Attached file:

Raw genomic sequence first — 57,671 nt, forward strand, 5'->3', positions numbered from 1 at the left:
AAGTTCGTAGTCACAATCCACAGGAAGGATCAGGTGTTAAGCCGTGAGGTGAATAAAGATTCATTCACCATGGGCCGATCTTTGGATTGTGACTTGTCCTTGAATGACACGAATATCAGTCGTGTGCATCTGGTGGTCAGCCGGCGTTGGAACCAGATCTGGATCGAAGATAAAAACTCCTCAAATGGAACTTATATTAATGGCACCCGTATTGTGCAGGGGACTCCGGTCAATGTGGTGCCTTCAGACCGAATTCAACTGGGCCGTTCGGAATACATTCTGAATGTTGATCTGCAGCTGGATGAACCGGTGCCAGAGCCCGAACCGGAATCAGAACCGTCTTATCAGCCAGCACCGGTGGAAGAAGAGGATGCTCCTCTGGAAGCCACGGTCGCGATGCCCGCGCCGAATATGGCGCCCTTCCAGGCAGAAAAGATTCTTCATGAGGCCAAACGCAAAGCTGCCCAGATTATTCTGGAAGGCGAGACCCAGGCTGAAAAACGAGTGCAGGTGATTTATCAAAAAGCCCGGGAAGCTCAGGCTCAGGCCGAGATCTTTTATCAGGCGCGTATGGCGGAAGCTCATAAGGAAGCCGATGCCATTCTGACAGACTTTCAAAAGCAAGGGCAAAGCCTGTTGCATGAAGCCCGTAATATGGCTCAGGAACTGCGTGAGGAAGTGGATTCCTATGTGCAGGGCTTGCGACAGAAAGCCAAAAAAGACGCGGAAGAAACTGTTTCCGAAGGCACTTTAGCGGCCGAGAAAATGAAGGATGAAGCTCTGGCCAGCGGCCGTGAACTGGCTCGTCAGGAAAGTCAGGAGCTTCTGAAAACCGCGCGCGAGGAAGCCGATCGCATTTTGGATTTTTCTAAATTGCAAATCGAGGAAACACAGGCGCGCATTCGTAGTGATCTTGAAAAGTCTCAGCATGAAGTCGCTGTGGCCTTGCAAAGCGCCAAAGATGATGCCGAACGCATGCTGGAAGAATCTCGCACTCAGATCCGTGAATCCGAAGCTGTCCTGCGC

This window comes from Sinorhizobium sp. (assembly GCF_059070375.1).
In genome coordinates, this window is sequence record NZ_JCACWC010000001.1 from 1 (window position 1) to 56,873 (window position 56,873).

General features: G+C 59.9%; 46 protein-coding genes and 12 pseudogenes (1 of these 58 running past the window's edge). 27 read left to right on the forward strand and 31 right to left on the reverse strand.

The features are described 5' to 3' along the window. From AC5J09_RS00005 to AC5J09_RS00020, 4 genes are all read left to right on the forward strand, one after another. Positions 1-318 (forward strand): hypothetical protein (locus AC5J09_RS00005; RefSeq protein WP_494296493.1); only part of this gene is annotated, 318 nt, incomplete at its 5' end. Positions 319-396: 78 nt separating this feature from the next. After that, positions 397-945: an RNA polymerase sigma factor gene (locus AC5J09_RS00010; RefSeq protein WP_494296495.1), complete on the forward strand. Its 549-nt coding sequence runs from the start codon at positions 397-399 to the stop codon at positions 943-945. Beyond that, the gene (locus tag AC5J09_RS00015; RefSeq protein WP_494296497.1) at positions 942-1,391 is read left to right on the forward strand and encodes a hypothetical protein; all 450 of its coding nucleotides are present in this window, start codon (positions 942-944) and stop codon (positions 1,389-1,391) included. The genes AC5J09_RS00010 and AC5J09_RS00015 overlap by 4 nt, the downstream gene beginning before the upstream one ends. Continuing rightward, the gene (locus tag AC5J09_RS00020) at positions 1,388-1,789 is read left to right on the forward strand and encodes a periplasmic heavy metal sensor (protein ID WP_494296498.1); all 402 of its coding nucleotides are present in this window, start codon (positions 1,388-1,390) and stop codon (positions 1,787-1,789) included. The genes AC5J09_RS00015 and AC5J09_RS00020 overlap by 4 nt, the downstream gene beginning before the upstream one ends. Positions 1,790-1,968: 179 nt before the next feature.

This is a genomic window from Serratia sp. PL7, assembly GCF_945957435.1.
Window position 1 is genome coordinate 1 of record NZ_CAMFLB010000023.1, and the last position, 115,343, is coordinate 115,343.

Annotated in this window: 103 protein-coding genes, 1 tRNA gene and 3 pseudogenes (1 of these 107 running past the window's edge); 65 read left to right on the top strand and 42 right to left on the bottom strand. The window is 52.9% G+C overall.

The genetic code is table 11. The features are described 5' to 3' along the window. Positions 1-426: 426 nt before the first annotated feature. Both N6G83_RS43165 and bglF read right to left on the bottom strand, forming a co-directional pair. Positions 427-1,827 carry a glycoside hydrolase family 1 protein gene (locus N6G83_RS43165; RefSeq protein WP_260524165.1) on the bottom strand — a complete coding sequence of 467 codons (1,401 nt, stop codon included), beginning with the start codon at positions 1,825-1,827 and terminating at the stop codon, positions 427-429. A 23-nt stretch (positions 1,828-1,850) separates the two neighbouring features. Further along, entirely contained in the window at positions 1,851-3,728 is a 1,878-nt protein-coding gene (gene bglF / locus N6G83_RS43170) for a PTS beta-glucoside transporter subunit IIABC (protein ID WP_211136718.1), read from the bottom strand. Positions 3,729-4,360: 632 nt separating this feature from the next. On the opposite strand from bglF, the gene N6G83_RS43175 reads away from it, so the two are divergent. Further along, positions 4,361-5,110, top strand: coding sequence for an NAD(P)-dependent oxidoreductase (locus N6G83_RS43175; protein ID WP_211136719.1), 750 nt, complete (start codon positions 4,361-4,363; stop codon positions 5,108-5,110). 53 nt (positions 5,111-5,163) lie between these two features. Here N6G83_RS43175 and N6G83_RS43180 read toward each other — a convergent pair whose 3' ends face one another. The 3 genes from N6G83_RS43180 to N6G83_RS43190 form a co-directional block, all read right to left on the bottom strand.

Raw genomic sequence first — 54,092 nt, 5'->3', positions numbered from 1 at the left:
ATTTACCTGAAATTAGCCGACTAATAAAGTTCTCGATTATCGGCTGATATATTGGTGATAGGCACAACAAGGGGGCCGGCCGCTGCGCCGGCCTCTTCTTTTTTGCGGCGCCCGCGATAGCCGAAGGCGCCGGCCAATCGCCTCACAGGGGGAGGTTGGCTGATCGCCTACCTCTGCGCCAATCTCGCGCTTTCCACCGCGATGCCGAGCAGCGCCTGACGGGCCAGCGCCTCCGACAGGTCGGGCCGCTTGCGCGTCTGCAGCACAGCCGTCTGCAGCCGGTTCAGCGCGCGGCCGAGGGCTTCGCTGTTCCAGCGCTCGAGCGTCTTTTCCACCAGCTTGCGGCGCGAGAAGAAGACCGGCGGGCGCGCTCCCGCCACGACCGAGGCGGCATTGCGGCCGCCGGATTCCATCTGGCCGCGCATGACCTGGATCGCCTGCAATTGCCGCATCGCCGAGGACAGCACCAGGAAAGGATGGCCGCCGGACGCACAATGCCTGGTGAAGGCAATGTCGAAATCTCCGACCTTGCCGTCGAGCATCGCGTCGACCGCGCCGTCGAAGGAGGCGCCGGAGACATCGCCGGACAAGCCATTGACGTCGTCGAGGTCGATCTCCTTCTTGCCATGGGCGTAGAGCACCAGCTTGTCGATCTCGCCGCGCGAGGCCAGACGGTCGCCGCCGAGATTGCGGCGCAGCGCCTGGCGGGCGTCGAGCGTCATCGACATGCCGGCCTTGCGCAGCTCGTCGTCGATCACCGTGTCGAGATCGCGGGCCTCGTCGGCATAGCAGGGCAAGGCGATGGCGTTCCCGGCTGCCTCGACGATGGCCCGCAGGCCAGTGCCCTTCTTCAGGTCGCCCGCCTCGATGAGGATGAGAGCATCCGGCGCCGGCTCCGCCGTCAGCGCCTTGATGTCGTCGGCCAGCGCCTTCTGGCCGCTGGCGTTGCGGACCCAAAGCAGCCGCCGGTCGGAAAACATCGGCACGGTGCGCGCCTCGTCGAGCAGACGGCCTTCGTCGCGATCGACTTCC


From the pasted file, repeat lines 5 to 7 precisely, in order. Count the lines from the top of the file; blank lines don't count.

General features: G+C 59.9%; 46 protein-coding genes and 12 pseudogenes (1 of these 58 running past the window's edge). 27 read left to right on the forward strand and 31 right to left on the reverse strand.

The features are described 5' to 3' along the window. From AC5J09_RS00005 to AC5J09_RS00020, 4 genes are all read left to right on the forward strand, one after another. Positions 1-318 (forward strand): hypothetical protein (locus AC5J09_RS00005; RefSeq protein WP_494296493.1); only part of this gene is annotated, 318 nt, incomplete at its 5' end. Positions 319-396: 78 nt separating this feature from the next. After that, positions 397-945: an RNA polymerase sigma factor gene (locus AC5J09_RS00010; RefSeq protein WP_494296495.1), complete on the forward strand. Its 549-nt coding sequence runs from the start codon at positions 397-399 to the stop codon at positions 943-945. Beyond that, the gene (locus tag AC5J09_RS00015; RefSeq protein WP_494296497.1) at positions 942-1,391 is read left to right on the forward strand and encodes a hypothetical protein; all 450 of its coding nucleotides are present in this window, start codon (positions 942-944) and stop codon (positions 1,389-1,391) included. The genes AC5J09_RS00010 and AC5J09_RS00015 overlap by 4 nt, the downstream gene beginning before the upstream one ends. Continuing rightward, the gene (locus tag AC5J09_RS00020) at positions 1,388-1,789 is read left to right on the forward strand and encodes a periplasmic heavy metal sensor (protein ID WP_494296498.1); all 402 of its coding nucleotides are present in this window, start codon (positions 1,388-1,390) and stop codon (positions 1,787-1,789) included. The genes AC5J09_RS00015 and AC5J09_RS00020 overlap by 4 nt, the downstream gene beginning before the upstream one ends. Positions 1,790-1,968: 179 nt before the next feature.

This is a genomic window from Serratia sp. PL7, assembly GCF_945957435.1.